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I hated this book. I usually really enjoy YA books. I'm not a huge fan of romance stuff, but I enjoyed The Fault in Our Stars and Simon vs. the Homo Sapiens Agenda so it's not like I'm completely heartless.
I'm not entirely sure what it was exactly that made me hate this book so much. Part of it is probably that growing up, I was the Eleanor who latched onto the first guy who was nice to her to escape my home life and called it love. I was the Eleanor who started insignificant fights with my boyfriend because I didn't really know what a healthy relationship looked like and was overly insecure, anxious, and jealous. It was all a coping mechanism. It wasn't healthy, it wasn't romantic, and it led to a series of unhealthy relationships. In the book, all of these unhealthy things add up to a deep romantic relationship between two children who don't know the first thing about being in an actual relationship. In real life, it adds up to pain, hurt, and a lot of unhealthy coping mechanisms you spend years unlearning.
In this novel, Eleanor is looking for an escape. She finds it in Park. Park is looking for someone to rescue so he can feel important. He finds it in Eleanor. I hate that the novel presents these kids dealing with huge issues (bullying, abuse, poverty) and seems to think that they can just love each other and make everything better. That's not how real life works.
As with many YA novels, rarely do the characters actually go to an adult about their problems. Eleanor can't even bring herself to ask an adult for a toothbrush. She just accepts it. I hate literature that presents this as normal or something kids should just deal with. They should go to adults with these issues. It puts way too much pressure on kids and teens to think that they have to deal with all of these problems alone. Go to an adult and seek help. No one should have to live that way. Looking back, I wish I had talked to an adult about my problems. And don't think some boy is going to save you. This is the same fairy tale BS we grew up on. Save yourself, don't wait around for some dumb prince.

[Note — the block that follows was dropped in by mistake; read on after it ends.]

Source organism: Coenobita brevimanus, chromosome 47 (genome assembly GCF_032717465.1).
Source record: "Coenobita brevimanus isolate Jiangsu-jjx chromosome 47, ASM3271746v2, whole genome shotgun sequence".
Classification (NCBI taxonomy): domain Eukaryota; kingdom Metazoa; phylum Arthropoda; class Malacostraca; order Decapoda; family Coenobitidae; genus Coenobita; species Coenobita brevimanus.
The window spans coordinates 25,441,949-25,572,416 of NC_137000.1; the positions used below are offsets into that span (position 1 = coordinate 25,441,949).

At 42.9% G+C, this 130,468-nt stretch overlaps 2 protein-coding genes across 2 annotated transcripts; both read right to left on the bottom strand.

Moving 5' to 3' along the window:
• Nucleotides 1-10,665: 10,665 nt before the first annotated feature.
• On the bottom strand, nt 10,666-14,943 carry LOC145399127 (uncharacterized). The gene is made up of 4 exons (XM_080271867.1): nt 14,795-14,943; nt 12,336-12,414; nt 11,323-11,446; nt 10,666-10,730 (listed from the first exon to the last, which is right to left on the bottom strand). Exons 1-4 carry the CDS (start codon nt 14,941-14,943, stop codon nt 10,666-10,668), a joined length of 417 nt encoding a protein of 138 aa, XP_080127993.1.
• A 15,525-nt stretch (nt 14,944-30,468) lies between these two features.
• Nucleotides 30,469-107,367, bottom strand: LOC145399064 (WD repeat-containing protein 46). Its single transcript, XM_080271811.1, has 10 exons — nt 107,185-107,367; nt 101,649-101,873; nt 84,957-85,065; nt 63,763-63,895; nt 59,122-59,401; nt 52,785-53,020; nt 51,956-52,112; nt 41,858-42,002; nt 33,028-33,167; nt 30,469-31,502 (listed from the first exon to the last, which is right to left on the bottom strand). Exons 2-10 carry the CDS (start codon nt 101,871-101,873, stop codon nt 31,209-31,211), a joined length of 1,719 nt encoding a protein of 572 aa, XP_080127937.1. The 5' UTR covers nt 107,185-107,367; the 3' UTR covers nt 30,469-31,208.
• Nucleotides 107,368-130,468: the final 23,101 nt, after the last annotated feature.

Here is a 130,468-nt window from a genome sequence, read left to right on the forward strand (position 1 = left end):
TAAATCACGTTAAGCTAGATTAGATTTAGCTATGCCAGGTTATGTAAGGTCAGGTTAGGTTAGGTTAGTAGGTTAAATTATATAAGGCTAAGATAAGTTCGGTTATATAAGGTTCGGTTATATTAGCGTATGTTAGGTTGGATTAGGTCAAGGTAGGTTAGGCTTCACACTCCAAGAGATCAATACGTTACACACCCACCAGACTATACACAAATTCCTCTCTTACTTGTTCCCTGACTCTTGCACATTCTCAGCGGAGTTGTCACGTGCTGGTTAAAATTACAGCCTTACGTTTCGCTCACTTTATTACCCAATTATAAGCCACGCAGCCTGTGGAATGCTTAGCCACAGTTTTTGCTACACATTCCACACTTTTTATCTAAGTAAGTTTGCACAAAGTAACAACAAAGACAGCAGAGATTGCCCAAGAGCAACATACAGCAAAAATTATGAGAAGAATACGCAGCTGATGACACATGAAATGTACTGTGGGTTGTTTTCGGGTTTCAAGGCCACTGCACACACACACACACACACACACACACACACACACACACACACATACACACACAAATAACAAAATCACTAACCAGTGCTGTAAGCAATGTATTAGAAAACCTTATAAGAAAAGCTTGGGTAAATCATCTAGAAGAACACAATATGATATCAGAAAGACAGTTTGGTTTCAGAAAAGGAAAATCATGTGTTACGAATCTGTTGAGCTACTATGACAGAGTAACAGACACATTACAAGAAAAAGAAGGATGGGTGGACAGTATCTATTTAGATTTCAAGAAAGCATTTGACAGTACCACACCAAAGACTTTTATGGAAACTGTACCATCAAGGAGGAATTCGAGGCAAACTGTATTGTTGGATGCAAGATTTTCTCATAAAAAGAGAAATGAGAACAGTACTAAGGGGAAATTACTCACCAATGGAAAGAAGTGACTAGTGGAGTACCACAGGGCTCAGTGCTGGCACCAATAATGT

The narration was okay, but I hated the characters. The only people I liked were side characters who hardly played any role in the actual story. Why couldn't she develop her friendship with DeNice and Beebi instead of putting all her BS onto Park? Don't just throw yourself in a relationship, girl, friendship is important too. This basically just teaches girls to put all of their energy into romantic relationships (growing up, that's what I did and it really hurt my female friendships, not a good idea). Having female friends to confide in is an important way to deal with stress.
I get the historical context of the novel, but the unaddressed racism seemed irresponsible in the text.
The whole book surrounds this ridiculous "romance" and there is nothing else. So if you don't like the "romance", you're going to be bored out of your mind.
I really did not enjoy this book. It put my in a horrible mood every time I listened to it. It's not even one of those books I'm glad I read to see what all the hype was about. It was something I just wanted to forget as soon as I was done reading it.
I have recently finished Eleanor and Park by Rainbow Rowell. Unfortunately, I did not enjoy the book as much as I would have hoped. Contrary to this statement, a few passages did stand out to me. One of such passages is a line on page 299 depicting Park's emotional state: "Park stayed awake for another hour or so, fueled by Coke and hurt feelings." This sentence really helped me picture the loss Park was experiencing. Without giving away too many details, I will say that many of my predictions were correct for this book, and that the quote is from a part of the novel where my predictions were proven correct.
An interesting situation I have found myself in is that while blogging on this site, I have been able to find many books that I would love to read. While scrolling through my dashboard, I have come across multiple book reviews for interesting books. Although I did not expect to find many books on this site, I accept the experience wholeheartedly, and recommend it to anyone in search of a good book.
Throughout my research of Rainbow Rowell and reading of Eleanor and Park I have found some similarities between the author and her characters. Most of the similarities I found are small pieces of each person's character or a common interest. An example of the former is that both Rainbow and Eleanor have powerful emotions that are almost uncontrollable. Another similarity between Eleanor and Rainbow is their minor obsession of the Beatles. Although primarily alike to Eleanor, Rainbow Rowell shares a love of Star Wars with Park. Small parallels between Rainbow Rowell and her characters help connect the plot to reality.
The description of Eleanor in this quote is very powerful. In the book, Eleanor's home life is pretty awful, and she is forced to face each day with little energy. In this scene in the book, the true pain Eleanor is feeling is showing clearly through her facial expressions and body language.
Rainbow Rowell's unique style is also portrayed in this quote. Rowell often writes with subtle imagery, where the reader can easily picture the situation without the use of flowery language. It amazes me how easily Rowell can show the bleak tone through a single line.